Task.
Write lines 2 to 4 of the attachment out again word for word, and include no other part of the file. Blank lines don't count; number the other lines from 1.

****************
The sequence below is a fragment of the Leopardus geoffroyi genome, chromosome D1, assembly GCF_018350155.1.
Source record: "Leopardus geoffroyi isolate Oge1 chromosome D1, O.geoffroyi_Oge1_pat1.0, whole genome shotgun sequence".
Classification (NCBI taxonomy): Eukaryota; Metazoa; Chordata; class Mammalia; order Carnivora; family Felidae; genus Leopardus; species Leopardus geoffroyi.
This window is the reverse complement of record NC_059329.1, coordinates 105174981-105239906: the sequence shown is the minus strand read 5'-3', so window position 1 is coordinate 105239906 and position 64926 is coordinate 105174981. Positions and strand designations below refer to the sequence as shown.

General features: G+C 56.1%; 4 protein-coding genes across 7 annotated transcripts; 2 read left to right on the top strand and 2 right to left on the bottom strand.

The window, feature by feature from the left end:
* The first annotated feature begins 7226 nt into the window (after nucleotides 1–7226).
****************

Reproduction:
Source record: "Leopardus geoffroyi isolate Oge1 chromosome D1, O.geoffroyi_Oge1_pat1.0, whole genome shotgun sequence".
Classification (NCBI taxonomy): Eukaryota; Metazoa; Chordata; class Mammalia; order Carnivora; family Felidae; genus Leopardus; species Leopardus geoffroyi.
This window is the reverse complement of record NC_059329.1, coordinates 105174981-105239906: the sequence shown is the minus strand read 5'-3', so window position 1 is coordinate 105239906 and position 64926 is coordinate 105174981. Positions and strand designations below refer to the sequence as shown.